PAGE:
Raised by a single mother in Cleveland, Bendis attended an Orthodox day school and discovered comic books as an adolescent.

“I studied them like the Torah,” he said. “I memorized the ads. At 5, I literally stood on the sofa and said ‘I will be the artist on Spiderman.’ ”

Like others drawn to stories of caped crusaders and mega-muscled heroes, Bendis was searching for a stand-in for his absentee father. Stan Lee, the Jewish co-creator of Spiderman and other comic book heroes, became something of a father figure for him. But the rabbis who taught him as a child weren't too fond of Bendis' hobby, fearing that his penchant for drawing men in tights indicated he might be gay.

“I would just start drawing without thinking and [suddenly] it’s a bunch of naked guys and I’d get sent home,” Bendis said.

After high school, Bendis attended the Cleveland Institute of Art. An independent comic book publisher picked up his final thesis and published it. After graduation, he continued working on comic books but supported himself doing freelance illustration and caricatures at bar and bat mitzvahs.

“It’s the lowest form of human existence — and I worked at McDonald's,” he said.

Through the 1990s, Bendis hustled his work on the road with fellow independent comic book creators. Those years were somewhat of a golden age for the independent comic scene, producing a bevy of talented, original creators. But the period was financially rough for Bendis and his wife, Alisa, whom he met while doing a freelance assignment for the Hillel Foundation.

Even his successes didn't change the basic financial equation. The day after his work on the crime comic JINX won an Eisner Award, the comic book equivalent of an Oscar, he was back at a bar mitzvah drawing caricatures.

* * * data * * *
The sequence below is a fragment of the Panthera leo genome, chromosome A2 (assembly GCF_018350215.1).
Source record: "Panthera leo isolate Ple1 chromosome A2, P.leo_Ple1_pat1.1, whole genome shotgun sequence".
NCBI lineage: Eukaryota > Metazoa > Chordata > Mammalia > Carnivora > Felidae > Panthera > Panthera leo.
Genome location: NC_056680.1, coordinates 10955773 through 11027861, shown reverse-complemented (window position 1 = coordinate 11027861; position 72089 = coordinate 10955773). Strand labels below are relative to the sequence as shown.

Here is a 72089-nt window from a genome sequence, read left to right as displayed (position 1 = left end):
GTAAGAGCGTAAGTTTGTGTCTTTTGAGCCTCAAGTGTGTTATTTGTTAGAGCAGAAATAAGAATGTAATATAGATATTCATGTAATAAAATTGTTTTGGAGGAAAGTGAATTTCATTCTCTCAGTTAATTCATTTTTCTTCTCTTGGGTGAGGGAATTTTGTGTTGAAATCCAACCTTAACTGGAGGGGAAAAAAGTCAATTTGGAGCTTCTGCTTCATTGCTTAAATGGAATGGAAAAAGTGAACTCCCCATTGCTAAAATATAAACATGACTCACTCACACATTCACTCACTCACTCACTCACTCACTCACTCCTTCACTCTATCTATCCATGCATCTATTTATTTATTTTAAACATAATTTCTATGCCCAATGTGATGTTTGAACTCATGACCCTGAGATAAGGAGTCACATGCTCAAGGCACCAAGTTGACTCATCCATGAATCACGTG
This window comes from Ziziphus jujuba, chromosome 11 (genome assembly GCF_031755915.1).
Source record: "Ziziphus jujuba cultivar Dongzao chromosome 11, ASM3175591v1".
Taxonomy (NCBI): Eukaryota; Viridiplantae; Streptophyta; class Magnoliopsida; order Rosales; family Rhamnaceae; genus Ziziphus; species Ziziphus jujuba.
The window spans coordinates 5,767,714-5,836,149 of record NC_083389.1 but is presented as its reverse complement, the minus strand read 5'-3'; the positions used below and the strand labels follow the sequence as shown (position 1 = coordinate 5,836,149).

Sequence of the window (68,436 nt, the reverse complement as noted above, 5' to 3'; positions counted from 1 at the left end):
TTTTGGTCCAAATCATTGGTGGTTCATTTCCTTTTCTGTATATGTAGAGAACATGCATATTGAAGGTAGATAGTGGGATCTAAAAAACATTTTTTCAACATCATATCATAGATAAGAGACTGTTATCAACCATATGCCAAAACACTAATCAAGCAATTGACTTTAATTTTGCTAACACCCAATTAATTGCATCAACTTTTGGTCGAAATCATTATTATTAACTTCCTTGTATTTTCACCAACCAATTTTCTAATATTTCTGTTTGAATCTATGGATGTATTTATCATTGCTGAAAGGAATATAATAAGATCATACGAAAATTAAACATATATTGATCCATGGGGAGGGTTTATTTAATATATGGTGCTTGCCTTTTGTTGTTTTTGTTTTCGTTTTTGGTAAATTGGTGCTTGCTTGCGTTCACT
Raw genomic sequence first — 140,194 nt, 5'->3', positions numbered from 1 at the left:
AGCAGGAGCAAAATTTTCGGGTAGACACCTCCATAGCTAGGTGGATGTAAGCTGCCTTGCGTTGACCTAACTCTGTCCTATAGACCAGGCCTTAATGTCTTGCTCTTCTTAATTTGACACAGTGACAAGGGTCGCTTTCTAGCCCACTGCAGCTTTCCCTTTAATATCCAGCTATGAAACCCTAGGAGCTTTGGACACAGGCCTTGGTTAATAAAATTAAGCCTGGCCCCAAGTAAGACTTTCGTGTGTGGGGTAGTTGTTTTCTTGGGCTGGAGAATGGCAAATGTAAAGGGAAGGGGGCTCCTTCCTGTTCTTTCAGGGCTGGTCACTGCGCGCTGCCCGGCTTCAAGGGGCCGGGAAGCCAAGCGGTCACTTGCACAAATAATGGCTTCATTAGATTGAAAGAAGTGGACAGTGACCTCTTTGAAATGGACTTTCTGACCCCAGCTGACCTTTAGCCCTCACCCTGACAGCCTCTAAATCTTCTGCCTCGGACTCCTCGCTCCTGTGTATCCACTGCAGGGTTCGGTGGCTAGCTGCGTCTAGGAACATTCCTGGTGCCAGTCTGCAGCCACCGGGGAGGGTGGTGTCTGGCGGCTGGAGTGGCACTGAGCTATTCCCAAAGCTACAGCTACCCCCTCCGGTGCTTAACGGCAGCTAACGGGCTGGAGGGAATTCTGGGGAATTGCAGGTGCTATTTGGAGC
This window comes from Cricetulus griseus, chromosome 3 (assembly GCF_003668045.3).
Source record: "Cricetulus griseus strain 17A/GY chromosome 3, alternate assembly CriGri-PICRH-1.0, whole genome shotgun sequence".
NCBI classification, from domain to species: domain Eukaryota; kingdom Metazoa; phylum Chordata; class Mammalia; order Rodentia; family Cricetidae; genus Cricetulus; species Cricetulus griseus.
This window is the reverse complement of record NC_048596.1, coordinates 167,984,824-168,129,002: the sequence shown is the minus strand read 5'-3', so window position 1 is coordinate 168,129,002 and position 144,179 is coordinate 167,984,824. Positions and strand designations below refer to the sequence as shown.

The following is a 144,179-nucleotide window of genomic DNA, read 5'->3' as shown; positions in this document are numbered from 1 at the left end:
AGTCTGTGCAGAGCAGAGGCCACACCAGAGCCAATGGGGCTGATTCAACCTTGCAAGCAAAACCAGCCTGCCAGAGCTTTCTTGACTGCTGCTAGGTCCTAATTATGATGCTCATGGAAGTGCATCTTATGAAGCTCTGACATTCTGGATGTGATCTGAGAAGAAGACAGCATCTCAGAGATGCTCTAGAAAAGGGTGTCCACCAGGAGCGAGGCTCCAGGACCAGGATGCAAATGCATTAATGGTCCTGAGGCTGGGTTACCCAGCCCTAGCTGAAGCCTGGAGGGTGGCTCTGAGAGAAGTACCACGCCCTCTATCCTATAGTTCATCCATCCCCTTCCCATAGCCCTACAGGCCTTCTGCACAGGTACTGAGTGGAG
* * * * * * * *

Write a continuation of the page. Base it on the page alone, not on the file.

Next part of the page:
Bendis’ explosion on the independent comic book scene coincided with a shakeup at Marvel Comics, the largest comic book publisher in the world. A new president and editor in chief wanted a fresh voice for the company. Joe Quesada, then the editor in chief, called Bendis in 2000 and told him that he wanted to bring him to Marvel.

“I asked, ‘What do you need an artist for?’ ” Bendis recalled. After what Bendis describes as a long “dead” silence, Quesada finally answered, “ 'You know your art isn’t that good, but you’re an amazing writer.' ”

Bendis’ first assignment was a four-issue run on Marvel’s Daredevil. After the first two issues, Quesada asked him if he was interested in writing Ultimate Spiderman. The series became one of the best-selling comics of the decade.

“He’s really terrific,” Sean Howe, author of “Marvel Comics: The Untold Story,” said of Bendis. “I think he’s one of the few comic book writers that has a really singular voice in terms of dialogue. He just has the snappiness of a really great crime novelist.”

The couple’s financial worries were over. Bendis finally had regular comic book work and his original graphic novels were optioned for movies. He and Alisa began thinking about starting a family.

Doctors told Bendis that Alisa wouldn’t be able to have children, but as they prepared to adopt, she became pregnant with their daughter, Olivia. Later the couple adopted Sabrina from Ethiopia and, three years later, a third daughter, Tabatha, through a domestic adoption program.

“Adoption is something I’m insanely proud of,” Bendis said. “My wife wanted to make a family of the world and help raise children with a lot of love that they might not have gotten otherwise.”